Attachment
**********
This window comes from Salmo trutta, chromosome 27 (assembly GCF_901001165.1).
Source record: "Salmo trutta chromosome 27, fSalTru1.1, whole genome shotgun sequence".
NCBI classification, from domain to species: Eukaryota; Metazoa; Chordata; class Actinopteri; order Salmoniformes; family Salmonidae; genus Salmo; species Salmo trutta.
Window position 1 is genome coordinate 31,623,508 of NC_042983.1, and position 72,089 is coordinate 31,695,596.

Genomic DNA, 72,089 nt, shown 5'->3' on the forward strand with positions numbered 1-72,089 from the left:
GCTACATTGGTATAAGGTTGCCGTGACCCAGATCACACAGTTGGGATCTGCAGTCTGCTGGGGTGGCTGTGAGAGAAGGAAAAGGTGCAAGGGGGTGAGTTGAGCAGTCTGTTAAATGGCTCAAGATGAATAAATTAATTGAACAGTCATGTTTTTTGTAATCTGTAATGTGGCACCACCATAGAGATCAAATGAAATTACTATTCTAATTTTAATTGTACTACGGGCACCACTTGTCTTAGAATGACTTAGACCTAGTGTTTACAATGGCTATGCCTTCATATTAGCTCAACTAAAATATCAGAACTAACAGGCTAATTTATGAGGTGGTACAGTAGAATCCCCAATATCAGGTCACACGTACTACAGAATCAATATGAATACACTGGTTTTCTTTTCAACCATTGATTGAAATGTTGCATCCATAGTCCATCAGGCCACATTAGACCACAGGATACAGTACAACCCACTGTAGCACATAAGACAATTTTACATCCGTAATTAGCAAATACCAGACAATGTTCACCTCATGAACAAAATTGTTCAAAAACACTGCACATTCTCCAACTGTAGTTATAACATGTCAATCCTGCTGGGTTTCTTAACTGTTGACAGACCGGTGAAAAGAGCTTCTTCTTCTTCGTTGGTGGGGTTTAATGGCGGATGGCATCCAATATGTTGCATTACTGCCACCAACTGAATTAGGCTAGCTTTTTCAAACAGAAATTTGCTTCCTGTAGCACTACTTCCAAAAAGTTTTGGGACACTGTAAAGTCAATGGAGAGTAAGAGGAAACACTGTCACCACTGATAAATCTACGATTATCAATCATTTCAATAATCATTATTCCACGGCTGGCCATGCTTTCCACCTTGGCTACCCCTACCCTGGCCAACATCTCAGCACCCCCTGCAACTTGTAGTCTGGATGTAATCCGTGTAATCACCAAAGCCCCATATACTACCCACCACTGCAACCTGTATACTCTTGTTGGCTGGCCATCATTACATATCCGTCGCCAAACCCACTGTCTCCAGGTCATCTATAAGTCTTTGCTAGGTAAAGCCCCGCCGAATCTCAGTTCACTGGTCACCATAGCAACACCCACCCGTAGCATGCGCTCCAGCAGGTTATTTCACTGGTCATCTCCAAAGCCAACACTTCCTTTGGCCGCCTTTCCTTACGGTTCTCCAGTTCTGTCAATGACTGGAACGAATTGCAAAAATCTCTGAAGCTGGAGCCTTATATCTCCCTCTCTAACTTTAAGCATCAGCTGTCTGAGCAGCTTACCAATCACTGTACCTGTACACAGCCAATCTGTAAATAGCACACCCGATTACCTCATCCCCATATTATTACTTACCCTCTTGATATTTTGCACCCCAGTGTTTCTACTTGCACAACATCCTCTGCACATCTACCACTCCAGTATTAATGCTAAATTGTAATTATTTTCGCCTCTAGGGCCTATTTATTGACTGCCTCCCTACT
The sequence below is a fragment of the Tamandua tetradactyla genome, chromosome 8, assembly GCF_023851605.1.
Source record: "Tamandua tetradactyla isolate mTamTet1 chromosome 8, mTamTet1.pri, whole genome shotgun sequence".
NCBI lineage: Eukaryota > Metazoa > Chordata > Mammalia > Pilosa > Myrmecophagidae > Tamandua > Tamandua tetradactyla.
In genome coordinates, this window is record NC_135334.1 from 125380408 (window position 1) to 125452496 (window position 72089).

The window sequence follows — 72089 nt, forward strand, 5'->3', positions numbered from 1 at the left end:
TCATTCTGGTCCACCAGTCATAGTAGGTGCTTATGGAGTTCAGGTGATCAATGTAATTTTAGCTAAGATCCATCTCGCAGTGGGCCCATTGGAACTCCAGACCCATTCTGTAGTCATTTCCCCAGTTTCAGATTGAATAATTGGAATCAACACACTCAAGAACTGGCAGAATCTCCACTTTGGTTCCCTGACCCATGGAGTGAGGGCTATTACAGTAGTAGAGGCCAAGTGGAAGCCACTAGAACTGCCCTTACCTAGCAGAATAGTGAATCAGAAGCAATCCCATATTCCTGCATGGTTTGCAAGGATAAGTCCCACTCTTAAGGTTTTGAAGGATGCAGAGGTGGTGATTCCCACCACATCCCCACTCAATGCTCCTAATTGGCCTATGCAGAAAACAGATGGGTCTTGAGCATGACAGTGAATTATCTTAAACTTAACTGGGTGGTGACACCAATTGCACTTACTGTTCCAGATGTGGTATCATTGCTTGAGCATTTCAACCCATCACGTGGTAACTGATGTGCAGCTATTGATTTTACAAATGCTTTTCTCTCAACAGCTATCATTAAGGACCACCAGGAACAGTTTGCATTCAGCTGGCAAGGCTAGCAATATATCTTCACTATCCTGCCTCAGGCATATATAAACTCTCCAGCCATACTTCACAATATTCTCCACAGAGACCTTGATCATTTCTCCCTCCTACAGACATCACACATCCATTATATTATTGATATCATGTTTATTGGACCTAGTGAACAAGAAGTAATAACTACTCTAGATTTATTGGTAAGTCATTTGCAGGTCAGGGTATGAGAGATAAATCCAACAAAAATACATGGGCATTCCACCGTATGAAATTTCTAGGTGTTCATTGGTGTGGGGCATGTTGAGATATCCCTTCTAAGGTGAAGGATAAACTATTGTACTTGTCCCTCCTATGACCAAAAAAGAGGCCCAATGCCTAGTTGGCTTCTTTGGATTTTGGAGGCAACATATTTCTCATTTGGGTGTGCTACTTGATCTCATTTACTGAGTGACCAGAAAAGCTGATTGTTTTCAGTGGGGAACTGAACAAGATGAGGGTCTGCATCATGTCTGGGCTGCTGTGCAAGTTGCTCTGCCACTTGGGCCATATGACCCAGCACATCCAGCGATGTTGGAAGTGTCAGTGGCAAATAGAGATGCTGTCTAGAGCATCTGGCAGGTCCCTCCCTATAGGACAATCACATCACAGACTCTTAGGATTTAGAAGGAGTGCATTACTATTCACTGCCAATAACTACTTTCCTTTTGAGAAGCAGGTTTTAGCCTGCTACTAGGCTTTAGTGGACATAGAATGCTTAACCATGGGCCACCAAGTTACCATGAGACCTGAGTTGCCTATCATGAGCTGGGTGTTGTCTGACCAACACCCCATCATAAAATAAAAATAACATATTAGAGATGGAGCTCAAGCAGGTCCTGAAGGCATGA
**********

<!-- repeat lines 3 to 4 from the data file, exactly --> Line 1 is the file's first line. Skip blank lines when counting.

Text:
NCBI classification, from domain to species: Eukaryota; Metazoa; Chordata; class Actinopteri; order Salmoniformes; family Salmonidae; genus Salmo; species Salmo trutta.
Window position 1 is genome coordinate 31,623,508 of NC_042983.1, and position 72,089 is coordinate 31,695,596.